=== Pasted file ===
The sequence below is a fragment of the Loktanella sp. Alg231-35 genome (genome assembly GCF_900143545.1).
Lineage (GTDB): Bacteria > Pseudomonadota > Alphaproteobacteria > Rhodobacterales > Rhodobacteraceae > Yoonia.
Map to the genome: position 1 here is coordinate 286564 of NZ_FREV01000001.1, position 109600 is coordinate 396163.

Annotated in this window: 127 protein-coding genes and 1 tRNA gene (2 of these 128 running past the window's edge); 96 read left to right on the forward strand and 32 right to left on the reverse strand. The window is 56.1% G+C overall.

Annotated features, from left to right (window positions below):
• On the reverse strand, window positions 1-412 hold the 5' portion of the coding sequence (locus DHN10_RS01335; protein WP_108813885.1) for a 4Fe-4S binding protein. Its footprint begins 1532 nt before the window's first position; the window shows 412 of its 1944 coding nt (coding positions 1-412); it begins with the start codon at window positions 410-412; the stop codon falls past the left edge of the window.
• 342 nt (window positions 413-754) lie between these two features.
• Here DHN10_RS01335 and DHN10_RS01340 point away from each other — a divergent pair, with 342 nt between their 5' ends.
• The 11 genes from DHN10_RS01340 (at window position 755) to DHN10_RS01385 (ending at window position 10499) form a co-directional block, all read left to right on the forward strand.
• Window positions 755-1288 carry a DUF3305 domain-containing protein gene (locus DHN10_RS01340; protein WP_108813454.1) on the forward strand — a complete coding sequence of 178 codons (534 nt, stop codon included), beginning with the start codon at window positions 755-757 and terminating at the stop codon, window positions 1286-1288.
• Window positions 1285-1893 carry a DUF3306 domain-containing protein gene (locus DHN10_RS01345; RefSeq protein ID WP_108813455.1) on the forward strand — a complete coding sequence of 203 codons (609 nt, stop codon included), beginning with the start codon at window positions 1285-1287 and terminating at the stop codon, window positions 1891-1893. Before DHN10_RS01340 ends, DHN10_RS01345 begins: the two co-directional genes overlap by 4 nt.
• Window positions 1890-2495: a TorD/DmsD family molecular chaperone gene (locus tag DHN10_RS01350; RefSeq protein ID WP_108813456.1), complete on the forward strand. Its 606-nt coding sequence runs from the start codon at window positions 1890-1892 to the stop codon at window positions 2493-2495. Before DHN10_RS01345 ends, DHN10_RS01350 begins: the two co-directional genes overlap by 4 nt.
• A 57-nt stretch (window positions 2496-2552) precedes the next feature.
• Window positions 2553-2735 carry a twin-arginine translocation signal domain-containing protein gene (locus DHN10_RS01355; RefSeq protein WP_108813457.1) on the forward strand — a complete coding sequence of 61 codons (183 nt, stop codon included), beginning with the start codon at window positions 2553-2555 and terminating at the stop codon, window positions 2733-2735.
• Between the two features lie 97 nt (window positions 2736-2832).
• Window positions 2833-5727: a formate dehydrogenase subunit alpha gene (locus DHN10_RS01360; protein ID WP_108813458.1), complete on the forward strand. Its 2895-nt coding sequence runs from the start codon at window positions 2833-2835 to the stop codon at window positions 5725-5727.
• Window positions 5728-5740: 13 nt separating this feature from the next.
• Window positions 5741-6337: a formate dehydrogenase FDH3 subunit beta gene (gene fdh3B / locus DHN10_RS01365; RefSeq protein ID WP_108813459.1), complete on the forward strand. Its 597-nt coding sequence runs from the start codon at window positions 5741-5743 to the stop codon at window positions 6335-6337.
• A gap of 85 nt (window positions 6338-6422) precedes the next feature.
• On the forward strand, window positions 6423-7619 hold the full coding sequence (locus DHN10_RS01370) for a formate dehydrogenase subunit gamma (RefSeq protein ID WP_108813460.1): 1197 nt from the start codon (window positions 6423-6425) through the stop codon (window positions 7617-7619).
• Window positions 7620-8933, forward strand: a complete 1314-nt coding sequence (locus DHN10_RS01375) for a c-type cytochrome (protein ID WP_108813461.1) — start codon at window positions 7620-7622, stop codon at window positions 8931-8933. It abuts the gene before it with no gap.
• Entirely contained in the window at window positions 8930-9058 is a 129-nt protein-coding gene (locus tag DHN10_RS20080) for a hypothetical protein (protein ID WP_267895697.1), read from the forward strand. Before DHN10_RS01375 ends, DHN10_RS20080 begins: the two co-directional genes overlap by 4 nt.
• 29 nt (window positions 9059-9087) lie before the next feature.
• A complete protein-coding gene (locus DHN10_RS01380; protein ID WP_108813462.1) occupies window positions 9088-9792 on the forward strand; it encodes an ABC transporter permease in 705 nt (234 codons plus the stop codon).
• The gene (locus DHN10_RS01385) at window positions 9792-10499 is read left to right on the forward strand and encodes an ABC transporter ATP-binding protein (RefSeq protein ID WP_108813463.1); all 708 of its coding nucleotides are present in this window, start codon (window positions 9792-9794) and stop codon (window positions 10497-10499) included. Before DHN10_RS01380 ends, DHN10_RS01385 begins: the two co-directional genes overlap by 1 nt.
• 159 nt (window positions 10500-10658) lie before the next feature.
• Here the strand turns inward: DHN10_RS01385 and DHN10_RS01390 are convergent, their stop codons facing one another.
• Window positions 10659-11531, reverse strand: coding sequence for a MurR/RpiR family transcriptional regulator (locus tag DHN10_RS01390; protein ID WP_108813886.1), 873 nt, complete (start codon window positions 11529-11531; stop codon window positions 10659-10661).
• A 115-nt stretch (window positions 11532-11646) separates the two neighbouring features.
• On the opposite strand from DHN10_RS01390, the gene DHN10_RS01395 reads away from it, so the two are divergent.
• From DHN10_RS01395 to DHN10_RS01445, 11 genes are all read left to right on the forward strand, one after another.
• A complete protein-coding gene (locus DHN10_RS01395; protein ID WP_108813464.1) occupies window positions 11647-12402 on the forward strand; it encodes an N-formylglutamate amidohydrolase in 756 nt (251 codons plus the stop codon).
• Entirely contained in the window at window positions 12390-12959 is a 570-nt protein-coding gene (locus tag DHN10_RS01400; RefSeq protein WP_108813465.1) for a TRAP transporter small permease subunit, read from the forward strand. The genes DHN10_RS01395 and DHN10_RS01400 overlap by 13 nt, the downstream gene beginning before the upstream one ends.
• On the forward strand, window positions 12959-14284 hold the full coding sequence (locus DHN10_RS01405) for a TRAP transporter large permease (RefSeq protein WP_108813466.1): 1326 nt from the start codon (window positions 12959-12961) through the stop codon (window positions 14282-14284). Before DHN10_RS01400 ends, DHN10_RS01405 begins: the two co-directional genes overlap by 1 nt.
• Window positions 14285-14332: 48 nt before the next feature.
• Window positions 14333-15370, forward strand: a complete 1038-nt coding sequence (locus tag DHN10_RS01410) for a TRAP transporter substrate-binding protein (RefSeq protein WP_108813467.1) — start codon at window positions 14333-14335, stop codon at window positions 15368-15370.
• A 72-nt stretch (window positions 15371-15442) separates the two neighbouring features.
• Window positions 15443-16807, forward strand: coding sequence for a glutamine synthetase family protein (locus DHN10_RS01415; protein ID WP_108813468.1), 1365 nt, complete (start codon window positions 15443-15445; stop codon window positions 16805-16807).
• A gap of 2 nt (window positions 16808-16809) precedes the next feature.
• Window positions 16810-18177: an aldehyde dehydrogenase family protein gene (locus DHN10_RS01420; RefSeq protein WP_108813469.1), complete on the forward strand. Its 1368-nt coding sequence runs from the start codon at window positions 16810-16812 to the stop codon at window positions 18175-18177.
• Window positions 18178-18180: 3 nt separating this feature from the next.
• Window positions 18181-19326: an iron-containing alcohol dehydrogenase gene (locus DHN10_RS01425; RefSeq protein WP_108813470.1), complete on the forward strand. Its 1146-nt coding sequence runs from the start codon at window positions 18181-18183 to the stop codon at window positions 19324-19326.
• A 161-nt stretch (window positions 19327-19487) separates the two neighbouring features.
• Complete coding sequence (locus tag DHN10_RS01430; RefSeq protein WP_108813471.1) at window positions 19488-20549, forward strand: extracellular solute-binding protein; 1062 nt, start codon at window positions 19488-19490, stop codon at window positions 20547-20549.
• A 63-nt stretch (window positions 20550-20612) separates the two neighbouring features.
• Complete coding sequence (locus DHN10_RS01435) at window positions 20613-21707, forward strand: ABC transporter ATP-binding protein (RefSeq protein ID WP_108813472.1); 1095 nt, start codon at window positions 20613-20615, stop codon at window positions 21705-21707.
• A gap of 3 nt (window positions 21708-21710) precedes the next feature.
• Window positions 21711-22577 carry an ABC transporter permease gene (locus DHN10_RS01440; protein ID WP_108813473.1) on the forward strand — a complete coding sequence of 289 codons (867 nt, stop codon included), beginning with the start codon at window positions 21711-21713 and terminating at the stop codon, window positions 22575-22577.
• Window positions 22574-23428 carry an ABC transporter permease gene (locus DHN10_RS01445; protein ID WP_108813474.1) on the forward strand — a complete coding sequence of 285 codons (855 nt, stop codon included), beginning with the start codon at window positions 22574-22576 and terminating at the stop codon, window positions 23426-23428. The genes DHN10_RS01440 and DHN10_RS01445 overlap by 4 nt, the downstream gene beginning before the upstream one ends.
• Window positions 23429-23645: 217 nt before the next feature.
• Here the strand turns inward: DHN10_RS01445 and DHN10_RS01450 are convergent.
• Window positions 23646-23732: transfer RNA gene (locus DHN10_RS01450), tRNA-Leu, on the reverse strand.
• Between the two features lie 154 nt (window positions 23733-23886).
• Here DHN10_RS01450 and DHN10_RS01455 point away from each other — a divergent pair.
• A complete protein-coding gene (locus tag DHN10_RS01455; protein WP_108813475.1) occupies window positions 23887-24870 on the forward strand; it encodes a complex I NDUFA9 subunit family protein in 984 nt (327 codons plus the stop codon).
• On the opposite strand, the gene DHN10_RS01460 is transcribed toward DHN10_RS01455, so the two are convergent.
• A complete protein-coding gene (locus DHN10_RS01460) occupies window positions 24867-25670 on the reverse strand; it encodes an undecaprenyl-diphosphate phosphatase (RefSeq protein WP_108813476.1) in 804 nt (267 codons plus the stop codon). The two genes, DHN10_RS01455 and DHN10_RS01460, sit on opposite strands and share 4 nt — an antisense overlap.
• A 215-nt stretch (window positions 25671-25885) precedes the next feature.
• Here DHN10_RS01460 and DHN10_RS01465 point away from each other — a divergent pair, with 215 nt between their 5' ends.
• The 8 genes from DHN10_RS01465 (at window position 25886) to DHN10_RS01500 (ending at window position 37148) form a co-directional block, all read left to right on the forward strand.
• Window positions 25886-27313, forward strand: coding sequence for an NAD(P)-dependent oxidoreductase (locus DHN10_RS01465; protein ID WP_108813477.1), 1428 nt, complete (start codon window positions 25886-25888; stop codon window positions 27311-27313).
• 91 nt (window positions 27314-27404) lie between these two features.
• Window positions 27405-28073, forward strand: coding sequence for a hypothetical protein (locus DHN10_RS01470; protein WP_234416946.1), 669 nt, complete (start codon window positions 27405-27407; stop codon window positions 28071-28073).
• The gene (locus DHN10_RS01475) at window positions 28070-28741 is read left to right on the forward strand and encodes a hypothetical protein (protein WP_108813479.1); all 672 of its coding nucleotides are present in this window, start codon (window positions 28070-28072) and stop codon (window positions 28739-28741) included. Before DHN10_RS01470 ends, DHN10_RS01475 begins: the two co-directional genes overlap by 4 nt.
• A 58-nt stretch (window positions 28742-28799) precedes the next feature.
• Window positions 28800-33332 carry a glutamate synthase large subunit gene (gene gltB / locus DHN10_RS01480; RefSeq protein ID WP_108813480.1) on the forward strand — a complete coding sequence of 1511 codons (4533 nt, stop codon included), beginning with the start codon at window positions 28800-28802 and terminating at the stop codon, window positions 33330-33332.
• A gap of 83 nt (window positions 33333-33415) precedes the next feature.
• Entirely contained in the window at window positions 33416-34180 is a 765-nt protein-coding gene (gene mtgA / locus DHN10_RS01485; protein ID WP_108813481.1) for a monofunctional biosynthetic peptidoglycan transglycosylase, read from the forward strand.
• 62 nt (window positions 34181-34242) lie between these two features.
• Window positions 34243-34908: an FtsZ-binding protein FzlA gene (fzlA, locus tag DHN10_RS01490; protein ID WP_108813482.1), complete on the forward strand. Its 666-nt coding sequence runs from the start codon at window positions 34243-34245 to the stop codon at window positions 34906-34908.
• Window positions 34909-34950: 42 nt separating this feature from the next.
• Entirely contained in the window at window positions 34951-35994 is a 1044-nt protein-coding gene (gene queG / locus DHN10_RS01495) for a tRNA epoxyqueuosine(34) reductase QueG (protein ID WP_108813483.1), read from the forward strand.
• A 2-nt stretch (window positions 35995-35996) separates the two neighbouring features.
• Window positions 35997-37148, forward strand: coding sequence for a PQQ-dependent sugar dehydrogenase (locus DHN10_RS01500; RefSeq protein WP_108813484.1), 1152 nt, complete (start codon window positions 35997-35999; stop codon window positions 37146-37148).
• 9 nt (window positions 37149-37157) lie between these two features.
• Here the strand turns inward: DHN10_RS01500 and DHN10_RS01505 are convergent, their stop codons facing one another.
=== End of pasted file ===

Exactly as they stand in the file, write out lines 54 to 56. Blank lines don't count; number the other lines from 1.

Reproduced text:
• Here DHN10_RS01450 and DHN10_RS01455 point away from each other — a divergent pair.
• A complete protein-coding gene (locus tag DHN10_RS01455; protein WP_108813475.1) occupies window positions 23887-24870 on the forward strand; it encodes a complex I NDUFA9 subunit family protein in 984 nt (327 codons plus the stop codon).
• On the opposite strand, the gene DHN10_RS01460 is transcribed toward DHN10_RS01455, so the two are convergent.